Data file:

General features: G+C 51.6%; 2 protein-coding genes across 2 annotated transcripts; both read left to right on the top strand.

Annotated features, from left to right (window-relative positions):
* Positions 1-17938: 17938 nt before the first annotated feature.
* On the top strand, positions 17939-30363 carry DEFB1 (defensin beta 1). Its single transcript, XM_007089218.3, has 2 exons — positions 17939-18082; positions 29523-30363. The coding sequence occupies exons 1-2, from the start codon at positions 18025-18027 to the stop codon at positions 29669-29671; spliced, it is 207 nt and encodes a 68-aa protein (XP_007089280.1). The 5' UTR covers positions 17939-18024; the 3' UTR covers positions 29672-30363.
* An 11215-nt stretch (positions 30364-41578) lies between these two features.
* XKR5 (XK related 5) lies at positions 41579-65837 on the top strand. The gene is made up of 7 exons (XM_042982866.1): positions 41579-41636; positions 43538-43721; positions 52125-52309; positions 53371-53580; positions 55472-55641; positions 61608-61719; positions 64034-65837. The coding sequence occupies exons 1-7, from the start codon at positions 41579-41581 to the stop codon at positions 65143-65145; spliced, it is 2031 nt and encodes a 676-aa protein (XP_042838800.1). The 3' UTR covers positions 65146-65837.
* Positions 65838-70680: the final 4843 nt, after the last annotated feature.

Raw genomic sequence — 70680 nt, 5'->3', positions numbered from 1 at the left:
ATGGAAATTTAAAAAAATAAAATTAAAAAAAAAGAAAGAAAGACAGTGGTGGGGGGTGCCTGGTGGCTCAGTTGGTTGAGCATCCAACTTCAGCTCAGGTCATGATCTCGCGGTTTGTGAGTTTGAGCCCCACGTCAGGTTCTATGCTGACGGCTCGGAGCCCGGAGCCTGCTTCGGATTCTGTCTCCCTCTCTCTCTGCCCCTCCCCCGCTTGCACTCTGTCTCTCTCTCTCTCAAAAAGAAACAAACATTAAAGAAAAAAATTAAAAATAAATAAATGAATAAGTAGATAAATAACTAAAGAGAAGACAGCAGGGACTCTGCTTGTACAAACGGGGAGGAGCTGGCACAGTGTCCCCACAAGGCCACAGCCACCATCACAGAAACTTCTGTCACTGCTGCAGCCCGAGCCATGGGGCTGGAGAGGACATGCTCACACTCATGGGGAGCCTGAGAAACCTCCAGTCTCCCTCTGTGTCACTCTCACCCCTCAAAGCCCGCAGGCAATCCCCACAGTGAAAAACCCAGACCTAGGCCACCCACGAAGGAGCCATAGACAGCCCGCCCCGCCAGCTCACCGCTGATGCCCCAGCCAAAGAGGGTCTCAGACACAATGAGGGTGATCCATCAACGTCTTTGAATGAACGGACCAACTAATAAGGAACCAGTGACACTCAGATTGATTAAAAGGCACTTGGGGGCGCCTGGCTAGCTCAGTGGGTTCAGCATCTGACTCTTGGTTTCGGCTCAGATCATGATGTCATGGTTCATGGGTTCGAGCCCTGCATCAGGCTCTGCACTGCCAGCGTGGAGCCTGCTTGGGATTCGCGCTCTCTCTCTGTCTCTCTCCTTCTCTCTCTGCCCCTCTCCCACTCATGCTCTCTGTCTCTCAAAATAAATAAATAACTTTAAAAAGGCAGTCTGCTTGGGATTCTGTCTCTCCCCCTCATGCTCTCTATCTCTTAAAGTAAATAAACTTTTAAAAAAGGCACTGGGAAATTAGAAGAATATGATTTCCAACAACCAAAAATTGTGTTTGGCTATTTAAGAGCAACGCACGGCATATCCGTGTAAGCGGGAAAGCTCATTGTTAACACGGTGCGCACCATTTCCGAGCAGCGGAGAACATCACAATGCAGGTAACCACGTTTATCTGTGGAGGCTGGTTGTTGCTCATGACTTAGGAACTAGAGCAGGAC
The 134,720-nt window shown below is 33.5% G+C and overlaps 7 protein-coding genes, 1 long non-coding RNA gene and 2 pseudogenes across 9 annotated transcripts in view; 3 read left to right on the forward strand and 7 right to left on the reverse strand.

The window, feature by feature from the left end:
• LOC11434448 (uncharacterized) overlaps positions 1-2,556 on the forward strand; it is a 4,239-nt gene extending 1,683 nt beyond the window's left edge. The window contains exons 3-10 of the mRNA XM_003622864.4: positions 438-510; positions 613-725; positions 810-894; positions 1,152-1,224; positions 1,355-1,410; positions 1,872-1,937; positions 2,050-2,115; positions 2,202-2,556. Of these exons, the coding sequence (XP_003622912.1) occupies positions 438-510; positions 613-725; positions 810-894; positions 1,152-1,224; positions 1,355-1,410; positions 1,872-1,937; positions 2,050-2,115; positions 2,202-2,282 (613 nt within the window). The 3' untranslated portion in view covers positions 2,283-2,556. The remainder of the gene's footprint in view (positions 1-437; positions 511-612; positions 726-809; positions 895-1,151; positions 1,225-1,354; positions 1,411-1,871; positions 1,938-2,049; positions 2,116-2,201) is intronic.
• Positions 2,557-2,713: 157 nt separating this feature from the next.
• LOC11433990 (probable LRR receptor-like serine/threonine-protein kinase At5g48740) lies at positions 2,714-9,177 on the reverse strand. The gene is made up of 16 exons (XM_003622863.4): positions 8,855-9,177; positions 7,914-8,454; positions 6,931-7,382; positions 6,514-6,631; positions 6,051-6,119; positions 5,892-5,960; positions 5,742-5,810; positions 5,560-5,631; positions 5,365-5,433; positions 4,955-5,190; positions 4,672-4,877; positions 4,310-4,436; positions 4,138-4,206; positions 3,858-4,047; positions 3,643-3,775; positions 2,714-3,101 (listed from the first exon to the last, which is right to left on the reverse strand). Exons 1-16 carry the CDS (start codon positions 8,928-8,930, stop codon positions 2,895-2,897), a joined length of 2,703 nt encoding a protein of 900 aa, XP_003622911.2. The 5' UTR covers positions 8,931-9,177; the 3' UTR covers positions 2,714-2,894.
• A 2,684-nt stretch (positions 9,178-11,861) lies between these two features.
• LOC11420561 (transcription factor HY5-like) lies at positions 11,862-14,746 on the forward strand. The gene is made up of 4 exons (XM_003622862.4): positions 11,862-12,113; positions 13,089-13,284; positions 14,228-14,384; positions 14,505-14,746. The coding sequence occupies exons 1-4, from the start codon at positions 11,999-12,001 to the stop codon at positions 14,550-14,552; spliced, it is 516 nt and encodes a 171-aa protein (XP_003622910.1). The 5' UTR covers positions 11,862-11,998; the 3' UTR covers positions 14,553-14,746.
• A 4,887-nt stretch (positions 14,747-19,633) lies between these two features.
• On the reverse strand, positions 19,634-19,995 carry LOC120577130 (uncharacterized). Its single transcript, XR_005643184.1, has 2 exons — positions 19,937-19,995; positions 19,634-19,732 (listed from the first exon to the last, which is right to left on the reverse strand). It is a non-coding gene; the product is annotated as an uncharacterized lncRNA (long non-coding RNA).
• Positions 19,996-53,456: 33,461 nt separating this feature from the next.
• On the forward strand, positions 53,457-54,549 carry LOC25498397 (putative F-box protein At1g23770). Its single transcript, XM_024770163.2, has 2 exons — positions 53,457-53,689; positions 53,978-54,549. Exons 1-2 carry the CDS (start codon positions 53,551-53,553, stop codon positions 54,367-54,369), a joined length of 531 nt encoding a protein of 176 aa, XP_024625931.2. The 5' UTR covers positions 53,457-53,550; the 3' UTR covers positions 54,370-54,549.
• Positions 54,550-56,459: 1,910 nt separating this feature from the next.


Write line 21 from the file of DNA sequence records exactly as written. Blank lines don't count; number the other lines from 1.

• Positions 54,550-56,459: 1,910 nt separating this feature from the next.